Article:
Can you love the Rockefellers?

Mention any of the great American titans of finance, business and industry in the early 20th century and you’re bound to come up with a few common names.

Carnegie, Morgan, Mellon and, oh yes, Rockefeller come to mind.

The Rockefeller name is among the most reviled in American history. John D. Rockefeller was the world’s first billionaire and became arguably the most hated man in America.

It’s also the subject of a new PBS American Experience broadcast, “John D. Rockefeller,” which airs Tuesday at 7 p.m. on KACV-TV.

http://www.pbs.org/wgbh/americanexperience

It tells how John D. Rockefeller Jr. spent his lifetime recasting his father’s image in the hearts and minds of Americans. Was Daddy Rockefeller a likable man? Not even close. He built his fortune — which would be measured by the many billions of dollars using today’s currency — often on the backs of competitors. That’s how you got ahead, or way ahead, in the pre-Depression era of the 1920s.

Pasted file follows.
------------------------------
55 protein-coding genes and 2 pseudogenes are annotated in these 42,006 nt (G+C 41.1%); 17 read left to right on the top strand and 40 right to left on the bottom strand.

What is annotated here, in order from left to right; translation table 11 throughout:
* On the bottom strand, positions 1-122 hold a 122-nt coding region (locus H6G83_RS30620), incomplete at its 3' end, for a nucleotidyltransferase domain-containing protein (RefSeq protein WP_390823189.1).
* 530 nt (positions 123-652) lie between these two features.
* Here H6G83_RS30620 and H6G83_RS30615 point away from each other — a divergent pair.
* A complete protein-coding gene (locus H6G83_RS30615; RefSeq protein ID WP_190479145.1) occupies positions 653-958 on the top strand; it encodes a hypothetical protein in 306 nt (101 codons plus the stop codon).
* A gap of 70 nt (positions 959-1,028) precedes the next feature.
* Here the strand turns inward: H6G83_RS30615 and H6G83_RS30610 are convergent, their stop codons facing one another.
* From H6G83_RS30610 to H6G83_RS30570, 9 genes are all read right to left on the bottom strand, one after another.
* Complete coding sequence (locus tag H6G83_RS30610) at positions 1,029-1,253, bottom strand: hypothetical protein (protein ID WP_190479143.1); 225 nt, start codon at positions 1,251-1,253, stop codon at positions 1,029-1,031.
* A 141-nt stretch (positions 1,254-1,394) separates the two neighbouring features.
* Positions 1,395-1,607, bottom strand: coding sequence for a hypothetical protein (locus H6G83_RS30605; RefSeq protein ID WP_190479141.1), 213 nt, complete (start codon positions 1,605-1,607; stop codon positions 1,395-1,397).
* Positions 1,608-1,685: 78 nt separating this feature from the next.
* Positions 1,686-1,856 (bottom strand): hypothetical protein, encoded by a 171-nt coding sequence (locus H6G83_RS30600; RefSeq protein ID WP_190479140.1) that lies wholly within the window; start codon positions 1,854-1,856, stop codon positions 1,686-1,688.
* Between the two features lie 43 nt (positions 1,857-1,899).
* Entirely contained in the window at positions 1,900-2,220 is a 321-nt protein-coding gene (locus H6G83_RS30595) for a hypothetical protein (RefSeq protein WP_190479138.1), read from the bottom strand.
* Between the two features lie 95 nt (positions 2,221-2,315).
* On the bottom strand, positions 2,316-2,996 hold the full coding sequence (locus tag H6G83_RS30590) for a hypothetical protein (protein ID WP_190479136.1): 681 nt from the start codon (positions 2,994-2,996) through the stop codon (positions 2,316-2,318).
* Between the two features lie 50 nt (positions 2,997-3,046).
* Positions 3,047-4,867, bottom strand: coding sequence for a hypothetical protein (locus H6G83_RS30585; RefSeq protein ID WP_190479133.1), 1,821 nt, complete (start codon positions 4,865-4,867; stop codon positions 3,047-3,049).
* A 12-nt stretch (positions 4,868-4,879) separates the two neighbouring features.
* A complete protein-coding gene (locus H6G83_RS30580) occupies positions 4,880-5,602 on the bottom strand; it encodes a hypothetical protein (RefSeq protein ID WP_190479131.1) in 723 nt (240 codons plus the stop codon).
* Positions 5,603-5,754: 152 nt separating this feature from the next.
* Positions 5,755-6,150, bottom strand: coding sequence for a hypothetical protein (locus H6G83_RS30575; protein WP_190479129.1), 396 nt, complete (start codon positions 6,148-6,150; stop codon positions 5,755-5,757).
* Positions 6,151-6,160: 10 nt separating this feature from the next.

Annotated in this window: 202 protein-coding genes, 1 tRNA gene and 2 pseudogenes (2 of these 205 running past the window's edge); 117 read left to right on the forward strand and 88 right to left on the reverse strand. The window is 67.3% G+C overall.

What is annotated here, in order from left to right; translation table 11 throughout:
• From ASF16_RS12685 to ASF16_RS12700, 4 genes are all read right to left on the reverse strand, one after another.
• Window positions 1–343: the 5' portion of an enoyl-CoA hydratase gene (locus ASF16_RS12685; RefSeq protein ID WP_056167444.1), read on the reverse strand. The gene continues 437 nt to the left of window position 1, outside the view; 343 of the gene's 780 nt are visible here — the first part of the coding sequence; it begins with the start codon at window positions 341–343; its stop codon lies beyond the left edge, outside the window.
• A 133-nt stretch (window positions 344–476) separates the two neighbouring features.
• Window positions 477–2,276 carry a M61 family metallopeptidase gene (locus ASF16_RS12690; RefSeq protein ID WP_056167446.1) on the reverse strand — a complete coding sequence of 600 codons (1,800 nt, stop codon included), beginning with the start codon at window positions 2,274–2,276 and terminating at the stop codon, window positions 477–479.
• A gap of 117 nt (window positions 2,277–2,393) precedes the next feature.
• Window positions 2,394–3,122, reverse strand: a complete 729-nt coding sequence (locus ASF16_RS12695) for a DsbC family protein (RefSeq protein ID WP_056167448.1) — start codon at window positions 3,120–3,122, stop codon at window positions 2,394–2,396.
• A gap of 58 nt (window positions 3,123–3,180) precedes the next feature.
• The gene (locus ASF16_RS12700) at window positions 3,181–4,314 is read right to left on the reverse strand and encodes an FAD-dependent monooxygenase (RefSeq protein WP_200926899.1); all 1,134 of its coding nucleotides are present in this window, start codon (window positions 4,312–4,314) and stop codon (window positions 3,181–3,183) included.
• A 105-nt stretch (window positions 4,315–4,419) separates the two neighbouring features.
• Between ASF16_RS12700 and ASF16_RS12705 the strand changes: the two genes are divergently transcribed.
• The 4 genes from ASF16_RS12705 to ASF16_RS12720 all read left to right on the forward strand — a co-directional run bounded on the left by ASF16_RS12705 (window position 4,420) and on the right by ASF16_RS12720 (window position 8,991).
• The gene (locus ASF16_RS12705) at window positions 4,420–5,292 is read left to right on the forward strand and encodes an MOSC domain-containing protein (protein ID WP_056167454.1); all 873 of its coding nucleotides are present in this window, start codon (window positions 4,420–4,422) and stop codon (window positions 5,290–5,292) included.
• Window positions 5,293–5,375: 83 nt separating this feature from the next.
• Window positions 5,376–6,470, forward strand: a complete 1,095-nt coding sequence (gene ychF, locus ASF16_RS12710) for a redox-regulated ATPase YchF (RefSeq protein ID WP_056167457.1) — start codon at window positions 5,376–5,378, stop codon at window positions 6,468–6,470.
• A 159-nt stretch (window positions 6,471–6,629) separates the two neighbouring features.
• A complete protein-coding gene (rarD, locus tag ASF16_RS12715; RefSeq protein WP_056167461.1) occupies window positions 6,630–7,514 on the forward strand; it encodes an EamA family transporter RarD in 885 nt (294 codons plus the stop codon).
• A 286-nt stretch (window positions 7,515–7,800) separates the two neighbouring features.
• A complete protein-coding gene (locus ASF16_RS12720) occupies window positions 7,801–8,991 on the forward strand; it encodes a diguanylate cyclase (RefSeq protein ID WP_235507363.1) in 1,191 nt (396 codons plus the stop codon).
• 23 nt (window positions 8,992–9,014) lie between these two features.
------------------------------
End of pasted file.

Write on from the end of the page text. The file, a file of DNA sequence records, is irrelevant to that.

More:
Old Man Rockefeller’s baby, of course, was Standard Oil, which had enormous interests in Texas and Oklahoma, with the states’ oil-producing regions. The company pumped crude out of the ground here and shipped it off to be refined and used to drive the engines of industry.

Rockefeller did imbue in his grandchildren, notably Nelson and David, the notion that inherited wealth obligated those who held it to give much of it back to the nation that helped them build that fortune. Nelson Rockefeller, who went on to become governor of New York and vice president of the United States, embodied much of that “noblesse oblige” notion of wealth. The rest of us can thank his grandfather for filling him with that ethic.

Let’s look forward to the next American Experience to see how well John D. Rockefeller Jr. has done in recasting his father’s image.

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